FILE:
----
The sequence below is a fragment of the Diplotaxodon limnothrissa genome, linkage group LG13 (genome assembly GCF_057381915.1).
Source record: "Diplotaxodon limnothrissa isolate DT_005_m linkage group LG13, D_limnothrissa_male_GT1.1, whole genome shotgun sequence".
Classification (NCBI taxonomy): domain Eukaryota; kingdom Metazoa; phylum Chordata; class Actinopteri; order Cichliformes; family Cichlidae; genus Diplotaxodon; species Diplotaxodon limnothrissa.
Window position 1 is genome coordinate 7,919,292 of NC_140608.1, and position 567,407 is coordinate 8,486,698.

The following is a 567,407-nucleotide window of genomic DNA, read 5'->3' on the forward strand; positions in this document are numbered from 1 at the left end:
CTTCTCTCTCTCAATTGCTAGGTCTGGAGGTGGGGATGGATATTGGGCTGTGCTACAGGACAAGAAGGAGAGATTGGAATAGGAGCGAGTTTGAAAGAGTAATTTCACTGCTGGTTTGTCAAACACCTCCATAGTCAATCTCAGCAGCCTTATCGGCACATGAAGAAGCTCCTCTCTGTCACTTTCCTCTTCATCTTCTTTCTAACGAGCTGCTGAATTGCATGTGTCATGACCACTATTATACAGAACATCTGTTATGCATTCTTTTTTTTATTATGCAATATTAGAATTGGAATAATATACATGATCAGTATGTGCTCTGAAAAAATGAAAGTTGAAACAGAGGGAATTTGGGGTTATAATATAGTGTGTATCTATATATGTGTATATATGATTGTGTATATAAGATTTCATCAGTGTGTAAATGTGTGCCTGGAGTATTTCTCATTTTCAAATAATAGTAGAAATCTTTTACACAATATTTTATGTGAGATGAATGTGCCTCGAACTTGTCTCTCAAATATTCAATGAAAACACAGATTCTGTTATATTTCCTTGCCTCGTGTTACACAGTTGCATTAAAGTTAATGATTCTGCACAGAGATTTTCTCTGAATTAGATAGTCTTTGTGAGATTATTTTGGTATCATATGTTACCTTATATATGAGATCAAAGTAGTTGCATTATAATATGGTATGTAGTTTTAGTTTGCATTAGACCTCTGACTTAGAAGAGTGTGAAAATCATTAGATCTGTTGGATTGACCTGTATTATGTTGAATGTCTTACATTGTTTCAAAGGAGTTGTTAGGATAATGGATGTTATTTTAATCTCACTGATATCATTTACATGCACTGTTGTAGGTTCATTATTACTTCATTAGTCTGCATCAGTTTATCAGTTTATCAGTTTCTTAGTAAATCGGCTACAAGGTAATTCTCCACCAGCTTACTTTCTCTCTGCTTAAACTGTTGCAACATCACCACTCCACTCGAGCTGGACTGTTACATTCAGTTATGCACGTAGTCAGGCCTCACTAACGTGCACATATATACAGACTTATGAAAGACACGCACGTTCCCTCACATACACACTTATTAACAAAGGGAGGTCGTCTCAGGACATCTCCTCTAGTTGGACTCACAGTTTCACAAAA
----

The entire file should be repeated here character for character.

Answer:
The sequence below is a fragment of the Diplotaxodon limnothrissa genome, linkage group LG13 (genome assembly GCF_057381915.1).
Source record: "Diplotaxodon limnothrissa isolate DT_005_m linkage group LG13, D_limnothrissa_male_GT1.1, whole genome shotgun sequence".
Classification (NCBI taxonomy): domain Eukaryota; kingdom Metazoa; phylum Chordata; class Actinopteri; order Cichliformes; family Cichlidae; genus Diplotaxodon; species Diplotaxodon limnothrissa.
Window position 1 is genome coordinate 7,919,292 of NC_140608.1, and position 567,407 is coordinate 8,486,698.

The following is a 567,407-nucleotide window of genomic DNA, read 5'->3' on the forward strand; positions in this document are numbered from 1 at the left end:
CTTCTCTCTCTCAATTGCTAGGTCTGGAGGTGGGGATGGATATTGGGCTGTGCTACAGGACAAGAAGGAGAGATTGGAATAGGAGCGAGTTTGAAAGAGTAATTTCACTGCTGGTTTGTCAAACACCTCCATAGTCAATCTCAGCAGCCTTATCGGCACATGAAGAAGCTCCTCTCTGTCACTTTCCTCTTCATCTTCTTTCTAACGAGCTGCTGAATTGCATGTGTCATGACCACTATTATACAGAACATCTGTTATGCATTCTTTTTTTTATTATGCAATATTAGAATTGGAATAATATACATGATCAGTATGTGCTCTGAAAAAATGAAAGTTGAAACAGAGGGAATTTGGGGTTATAATATAGTGTGTATCTATATATGTGTATATATGATTGTGTATATAAGATTTCATCAGTGTGTAAATGTGTGCCTGGAGTATTTCTCATTTTCAAATAATAGTAGAAATCTTTTACACAATATTTTATGTGAGATGAATGTGCCTCGAACTTGTCTCTCAAATATTCAATGAAAACACAGATTCTGTTATATTTCCTTGCCTCGTGTTACACAGTTGCATTAAAGTTAATGATTCTGCACAGAGATTTTCTCTGAATTAGATAGTCTTTGTGAGATTATTTTGGTATCATATGTTACCTTATATATGAGATCAAAGTAGTTGCATTATAATATGGTATGTAGTTTTAGTTTGCATTAGACCTCTGACTTAGAAGAGTGTGAAAATCATTAGATCTGTTGGATTGACCTGTATTATGTTGAATGTCTTACATTGTTTCAAAGGAGTTGTTAGGATAATGGATGTTATTTTAATCTCACTGATATCATTTACATGCACTGTTGTAGGTTCATTATTACTTCATTAGTCTGCATCAGTTTATCAGTTTATCAGTTTCTTAGTAAATCGGCTACAAGGTAATTCTCCACCAGCTTACTTTCTCTCTGCTTAAACTGTTGCAACATCACCACTCCACTCGAGCTGGACTGTTACATTCAGTTATGCACGTAGTCAGGCCTCACTAACGTGCACATATATACAGACTTATGAAAGACACGCACGTTCCCTCACATACACACTTATTAACAAAGGGAGGTCGTCTCAGGACATCTCCTCTAGTTGGACTCACAGTTTCACAAAA